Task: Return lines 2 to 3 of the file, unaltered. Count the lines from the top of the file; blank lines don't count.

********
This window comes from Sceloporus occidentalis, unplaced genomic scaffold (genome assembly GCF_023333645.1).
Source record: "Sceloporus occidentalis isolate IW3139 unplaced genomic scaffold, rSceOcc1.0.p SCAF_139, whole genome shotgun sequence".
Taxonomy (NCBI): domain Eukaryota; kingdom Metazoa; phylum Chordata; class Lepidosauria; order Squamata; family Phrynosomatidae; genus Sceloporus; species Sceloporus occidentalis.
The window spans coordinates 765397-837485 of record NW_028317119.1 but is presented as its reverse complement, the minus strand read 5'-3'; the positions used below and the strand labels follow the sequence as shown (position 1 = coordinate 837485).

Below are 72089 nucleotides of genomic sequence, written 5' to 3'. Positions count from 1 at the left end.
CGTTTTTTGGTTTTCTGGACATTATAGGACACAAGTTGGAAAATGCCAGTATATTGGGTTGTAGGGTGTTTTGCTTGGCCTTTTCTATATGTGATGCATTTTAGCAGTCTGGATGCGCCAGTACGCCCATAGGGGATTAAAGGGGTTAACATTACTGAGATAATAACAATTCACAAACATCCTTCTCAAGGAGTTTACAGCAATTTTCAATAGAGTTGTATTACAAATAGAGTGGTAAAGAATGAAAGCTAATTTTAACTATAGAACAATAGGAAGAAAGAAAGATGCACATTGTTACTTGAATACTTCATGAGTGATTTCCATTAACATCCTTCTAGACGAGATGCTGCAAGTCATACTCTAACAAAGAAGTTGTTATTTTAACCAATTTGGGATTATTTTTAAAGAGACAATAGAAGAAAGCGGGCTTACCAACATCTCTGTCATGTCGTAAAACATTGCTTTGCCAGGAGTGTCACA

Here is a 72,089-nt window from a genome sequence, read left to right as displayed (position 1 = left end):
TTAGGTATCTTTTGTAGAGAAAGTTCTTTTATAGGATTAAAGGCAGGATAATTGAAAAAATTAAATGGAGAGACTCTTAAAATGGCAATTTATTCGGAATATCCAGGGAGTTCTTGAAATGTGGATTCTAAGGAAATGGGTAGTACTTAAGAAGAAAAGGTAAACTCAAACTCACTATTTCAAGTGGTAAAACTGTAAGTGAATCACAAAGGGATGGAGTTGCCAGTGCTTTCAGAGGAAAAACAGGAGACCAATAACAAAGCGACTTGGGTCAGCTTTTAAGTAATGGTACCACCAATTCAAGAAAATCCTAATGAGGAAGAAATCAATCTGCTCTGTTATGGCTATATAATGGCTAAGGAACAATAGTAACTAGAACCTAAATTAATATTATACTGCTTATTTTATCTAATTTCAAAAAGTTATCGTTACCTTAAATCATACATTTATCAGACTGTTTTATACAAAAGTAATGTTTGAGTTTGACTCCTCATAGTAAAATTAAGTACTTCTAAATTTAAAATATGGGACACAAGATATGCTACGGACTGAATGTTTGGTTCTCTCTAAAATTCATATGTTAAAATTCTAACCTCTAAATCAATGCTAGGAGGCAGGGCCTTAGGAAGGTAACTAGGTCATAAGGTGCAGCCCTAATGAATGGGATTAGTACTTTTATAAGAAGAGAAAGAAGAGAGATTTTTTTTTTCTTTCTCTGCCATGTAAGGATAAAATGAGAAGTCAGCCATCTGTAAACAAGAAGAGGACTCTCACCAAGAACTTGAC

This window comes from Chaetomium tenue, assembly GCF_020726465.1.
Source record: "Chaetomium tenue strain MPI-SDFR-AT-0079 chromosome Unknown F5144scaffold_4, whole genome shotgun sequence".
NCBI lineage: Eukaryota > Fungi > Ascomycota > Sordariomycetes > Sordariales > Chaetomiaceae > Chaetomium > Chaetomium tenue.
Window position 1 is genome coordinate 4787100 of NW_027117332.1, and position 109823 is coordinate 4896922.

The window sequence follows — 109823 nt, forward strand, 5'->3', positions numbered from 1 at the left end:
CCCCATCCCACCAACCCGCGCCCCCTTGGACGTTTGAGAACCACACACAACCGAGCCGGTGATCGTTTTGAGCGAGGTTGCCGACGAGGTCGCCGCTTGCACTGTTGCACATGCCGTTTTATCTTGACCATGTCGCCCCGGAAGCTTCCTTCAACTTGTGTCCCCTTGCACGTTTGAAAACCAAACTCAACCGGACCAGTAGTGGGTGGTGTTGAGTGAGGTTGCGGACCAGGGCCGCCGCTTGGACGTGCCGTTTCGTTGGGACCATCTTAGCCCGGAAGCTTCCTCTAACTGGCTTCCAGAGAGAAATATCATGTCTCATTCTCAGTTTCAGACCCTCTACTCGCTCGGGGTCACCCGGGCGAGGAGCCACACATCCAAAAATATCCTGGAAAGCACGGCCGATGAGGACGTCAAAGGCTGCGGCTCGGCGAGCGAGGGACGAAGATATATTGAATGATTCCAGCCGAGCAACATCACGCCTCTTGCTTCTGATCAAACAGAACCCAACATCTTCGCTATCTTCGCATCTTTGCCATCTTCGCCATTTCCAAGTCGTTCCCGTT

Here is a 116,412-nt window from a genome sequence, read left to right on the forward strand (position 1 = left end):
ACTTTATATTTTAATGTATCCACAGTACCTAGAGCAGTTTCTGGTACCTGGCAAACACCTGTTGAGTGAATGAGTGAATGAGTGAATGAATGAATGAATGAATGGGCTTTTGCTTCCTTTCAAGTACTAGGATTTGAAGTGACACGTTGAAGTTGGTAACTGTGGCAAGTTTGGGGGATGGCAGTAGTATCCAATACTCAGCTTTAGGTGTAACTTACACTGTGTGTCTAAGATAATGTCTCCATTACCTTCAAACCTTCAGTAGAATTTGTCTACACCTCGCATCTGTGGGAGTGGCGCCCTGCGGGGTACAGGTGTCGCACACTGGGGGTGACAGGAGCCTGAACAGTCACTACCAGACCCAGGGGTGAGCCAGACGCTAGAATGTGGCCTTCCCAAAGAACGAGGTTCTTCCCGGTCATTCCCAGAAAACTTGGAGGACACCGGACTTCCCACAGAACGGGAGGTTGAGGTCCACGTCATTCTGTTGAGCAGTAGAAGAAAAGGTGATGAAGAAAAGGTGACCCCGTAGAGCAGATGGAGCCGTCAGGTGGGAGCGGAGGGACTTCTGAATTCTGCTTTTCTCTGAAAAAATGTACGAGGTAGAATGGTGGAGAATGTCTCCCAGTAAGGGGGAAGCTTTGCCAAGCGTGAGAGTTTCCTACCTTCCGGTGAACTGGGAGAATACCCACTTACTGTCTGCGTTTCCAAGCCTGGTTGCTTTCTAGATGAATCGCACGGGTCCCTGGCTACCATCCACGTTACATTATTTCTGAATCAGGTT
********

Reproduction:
Source record: "Sceloporus occidentalis isolate IW3139 unplaced genomic scaffold, rSceOcc1.0.p SCAF_139, whole genome shotgun sequence".
Taxonomy (NCBI): domain Eukaryota; kingdom Metazoa; phylum Chordata; class Lepidosauria; order Squamata; family Phrynosomatidae; genus Sceloporus; species Sceloporus occidentalis.